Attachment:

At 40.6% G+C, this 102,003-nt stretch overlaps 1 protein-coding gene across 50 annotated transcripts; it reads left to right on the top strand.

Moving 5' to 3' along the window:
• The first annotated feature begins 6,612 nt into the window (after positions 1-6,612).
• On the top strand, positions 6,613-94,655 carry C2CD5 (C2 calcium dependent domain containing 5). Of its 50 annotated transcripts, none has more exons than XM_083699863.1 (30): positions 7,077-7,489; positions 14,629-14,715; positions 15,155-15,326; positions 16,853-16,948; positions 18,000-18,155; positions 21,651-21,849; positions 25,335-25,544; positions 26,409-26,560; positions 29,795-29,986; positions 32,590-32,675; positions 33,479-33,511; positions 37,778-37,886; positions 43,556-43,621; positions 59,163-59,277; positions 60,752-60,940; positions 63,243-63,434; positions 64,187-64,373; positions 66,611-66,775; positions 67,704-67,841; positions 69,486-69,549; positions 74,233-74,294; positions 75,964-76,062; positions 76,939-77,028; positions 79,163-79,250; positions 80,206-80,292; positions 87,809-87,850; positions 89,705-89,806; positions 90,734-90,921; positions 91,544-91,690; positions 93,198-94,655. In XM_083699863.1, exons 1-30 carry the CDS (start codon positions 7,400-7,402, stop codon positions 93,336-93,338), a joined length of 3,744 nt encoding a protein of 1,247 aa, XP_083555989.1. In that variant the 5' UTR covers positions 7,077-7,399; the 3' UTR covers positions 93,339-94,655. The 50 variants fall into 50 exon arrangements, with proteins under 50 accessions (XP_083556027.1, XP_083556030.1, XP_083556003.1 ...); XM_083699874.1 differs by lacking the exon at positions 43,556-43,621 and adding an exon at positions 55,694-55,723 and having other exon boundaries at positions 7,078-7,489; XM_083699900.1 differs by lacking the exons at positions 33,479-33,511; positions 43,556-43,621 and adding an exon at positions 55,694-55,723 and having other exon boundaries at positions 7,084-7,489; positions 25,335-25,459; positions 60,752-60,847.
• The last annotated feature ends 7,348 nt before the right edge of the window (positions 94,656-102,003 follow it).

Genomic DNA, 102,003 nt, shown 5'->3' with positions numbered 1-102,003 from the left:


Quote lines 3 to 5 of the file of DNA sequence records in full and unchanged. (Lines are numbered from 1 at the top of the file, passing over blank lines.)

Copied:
• The first annotated feature begins 6,612 nt into the window (after positions 1-6,612).
• On the top strand, positions 6,613-94,655 carry C2CD5 (C2 calcium dependent domain containing 5). Of its 50 annotated transcripts, none has more exons than XM_083699863.1 (30): positions 7,077-7,489; positions 14,629-14,715; positions 15,155-15,326; positions 16,853-16,948; positions 18,000-18,155; positions 21,651-21,849; positions 25,335-25,544; positions 26,409-26,560; positions 29,795-29,986; positions 32,590-32,675; positions 33,479-33,511; positions 37,778-37,886; positions 43,556-43,621; positions 59,163-59,277; positions 60,752-60,940; positions 63,243-63,434; positions 64,187-64,373; positions 66,611-66,775; positions 67,704-67,841; positions 69,486-69,549; positions 74,233-74,294; positions 75,964-76,062; positions 76,939-77,028; positions 79,163-79,250; positions 80,206-80,292; positions 87,809-87,850; positions 89,705-89,806; positions 90,734-90,921; positions 91,544-91,690; positions 93,198-94,655. In XM_083699863.1, exons 1-30 carry the CDS (start codon positions 7,400-7,402, stop codon positions 93,336-93,338), a joined length of 3,744 nt encoding a protein of 1,247 aa, XP_083555989.1. In that variant the 5' UTR covers positions 7,077-7,399; the 3' UTR covers positions 93,339-94,655. The 50 variants fall into 50 exon arrangements, with proteins under 50 accessions (XP_083556027.1, XP_083556030.1, XP_083556003.1 ...); XM_083699874.1 differs by lacking the exon at positions 43,556-43,621 and adding an exon at positions 55,694-55,723 and having other exon boundaries at positions 7,078-7,489; XM_083699900.1 differs by lacking the exons at positions 33,479-33,511; positions 43,556-43,621 and adding an exon at positions 55,694-55,723 and having other exon boundaries at positions 7,084-7,489; positions 25,335-25,459; positions 60,752-60,847.
• The last annotated feature ends 7,348 nt before the right edge of the window (positions 94,656-102,003 follow it).